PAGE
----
Spells on the walker, long reining or being led beside a lead pony, are soon followed by riding and place the first real stresses on the developing skeleton. Stress in the form of the mechanical loading of bone stimulates remodeling on the microscopic level, resulting in an increase in bone density and structural strength. Sometimes the stress on a bone may overwhelm its ability to respond and microfractures can result as in the case of shin soreness.

Whilst nutrition cannot eliminate stress related bone injury, provision of adequate mineral nutrition can at least ensure that bone remodeling and improved density are not hampered by lack of the right mineral substrates. Key nutrients here are of course Calcium & Phosphorous.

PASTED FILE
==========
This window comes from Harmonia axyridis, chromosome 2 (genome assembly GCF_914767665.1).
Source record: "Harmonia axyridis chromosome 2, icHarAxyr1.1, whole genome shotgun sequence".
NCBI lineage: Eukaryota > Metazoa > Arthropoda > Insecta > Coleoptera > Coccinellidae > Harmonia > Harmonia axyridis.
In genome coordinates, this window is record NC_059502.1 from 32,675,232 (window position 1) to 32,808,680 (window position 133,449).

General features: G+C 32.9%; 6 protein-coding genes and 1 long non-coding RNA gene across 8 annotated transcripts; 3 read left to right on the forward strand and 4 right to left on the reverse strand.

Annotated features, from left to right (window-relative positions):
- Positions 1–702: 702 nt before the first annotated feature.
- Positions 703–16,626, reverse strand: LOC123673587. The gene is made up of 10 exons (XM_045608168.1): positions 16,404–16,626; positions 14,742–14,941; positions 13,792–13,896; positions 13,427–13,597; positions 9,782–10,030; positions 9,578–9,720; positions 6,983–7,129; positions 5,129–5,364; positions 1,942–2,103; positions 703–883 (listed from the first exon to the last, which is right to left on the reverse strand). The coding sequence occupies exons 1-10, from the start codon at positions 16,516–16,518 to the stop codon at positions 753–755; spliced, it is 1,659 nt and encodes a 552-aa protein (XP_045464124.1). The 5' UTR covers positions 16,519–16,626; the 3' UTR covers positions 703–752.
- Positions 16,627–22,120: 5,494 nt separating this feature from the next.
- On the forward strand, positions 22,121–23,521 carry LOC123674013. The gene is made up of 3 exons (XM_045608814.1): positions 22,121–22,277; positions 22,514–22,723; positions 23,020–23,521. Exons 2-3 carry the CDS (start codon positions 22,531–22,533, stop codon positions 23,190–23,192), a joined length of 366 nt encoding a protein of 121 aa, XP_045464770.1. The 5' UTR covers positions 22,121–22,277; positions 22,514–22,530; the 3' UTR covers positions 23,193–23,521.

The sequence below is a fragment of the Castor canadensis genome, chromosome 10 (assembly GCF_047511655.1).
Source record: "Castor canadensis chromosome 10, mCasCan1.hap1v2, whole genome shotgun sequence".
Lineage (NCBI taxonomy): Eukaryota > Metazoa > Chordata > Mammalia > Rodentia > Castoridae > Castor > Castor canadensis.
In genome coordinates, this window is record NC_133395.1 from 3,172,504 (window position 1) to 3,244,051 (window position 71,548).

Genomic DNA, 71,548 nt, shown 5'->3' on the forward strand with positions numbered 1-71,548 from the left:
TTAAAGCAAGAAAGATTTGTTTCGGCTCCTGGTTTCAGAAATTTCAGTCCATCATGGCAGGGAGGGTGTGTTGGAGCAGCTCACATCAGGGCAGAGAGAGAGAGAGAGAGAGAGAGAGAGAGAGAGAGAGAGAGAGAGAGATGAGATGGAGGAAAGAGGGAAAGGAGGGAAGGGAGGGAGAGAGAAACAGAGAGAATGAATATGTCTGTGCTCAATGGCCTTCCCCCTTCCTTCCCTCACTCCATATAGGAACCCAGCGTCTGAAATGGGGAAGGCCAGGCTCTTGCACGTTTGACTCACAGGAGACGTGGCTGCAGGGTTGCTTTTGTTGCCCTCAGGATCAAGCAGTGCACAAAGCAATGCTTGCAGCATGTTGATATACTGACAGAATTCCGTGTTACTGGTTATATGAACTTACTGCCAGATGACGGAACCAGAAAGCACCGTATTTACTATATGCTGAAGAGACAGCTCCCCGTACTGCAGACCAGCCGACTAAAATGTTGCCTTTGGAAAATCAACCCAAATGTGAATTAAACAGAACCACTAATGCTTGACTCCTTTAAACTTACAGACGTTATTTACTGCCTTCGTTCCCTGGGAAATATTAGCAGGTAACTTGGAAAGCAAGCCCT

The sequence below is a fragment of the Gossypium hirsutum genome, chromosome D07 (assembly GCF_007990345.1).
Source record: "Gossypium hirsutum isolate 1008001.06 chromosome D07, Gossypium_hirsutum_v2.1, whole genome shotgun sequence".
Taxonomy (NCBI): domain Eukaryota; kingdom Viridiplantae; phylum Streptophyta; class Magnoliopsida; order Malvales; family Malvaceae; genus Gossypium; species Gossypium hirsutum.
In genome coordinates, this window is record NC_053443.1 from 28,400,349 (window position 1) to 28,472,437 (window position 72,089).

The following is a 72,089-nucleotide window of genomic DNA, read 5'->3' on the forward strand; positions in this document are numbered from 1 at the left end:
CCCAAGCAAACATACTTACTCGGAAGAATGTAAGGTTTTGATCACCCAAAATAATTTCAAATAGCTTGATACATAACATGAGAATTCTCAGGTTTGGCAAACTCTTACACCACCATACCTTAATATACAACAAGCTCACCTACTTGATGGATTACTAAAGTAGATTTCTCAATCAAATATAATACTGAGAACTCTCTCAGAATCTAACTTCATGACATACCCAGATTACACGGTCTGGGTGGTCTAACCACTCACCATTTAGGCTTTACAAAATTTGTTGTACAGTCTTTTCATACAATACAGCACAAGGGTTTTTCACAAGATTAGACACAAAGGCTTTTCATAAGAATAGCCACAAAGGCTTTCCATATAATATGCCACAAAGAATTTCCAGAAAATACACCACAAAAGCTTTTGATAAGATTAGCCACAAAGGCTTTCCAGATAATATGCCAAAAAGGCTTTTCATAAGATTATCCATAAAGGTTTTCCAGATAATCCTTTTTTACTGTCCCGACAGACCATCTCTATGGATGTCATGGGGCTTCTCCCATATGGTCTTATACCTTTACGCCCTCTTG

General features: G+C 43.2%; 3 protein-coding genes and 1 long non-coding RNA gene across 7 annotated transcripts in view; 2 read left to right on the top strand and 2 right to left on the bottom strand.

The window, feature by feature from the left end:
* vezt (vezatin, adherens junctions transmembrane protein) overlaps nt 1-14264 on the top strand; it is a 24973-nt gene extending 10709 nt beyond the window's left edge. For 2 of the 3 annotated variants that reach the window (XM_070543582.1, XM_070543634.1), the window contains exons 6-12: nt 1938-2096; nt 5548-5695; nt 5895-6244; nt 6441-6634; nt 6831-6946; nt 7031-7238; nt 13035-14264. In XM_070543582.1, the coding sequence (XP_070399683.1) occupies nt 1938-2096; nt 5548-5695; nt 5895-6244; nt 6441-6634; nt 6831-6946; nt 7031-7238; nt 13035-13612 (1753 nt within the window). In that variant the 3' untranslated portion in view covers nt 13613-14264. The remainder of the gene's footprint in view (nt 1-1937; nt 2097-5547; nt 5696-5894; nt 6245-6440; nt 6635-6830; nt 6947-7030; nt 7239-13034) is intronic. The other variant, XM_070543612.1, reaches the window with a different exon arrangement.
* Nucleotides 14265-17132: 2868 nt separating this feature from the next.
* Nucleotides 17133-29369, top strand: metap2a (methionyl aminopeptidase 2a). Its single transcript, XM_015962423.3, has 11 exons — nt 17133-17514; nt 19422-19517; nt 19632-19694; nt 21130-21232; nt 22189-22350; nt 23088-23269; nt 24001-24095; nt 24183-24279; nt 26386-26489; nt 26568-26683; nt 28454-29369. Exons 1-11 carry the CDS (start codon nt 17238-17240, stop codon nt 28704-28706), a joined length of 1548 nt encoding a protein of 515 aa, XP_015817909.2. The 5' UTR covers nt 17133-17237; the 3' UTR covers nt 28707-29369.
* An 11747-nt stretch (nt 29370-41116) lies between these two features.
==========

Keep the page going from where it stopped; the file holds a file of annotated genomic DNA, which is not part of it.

For the pre-training thoroughbred aged 18-20 months with a bodyweight in the range 385 to 415kg the requirement for calcium is around 40g per day with phosphorous at half that. The ratio of Ca: P is important and should be close to 2: 1. As a rough guide Lucerne will boost calcium, but cereal hay will not. Grains are rich in phosphorous and will depress the Ca: P balance requiring calcium supplementation to restore the correct ratio.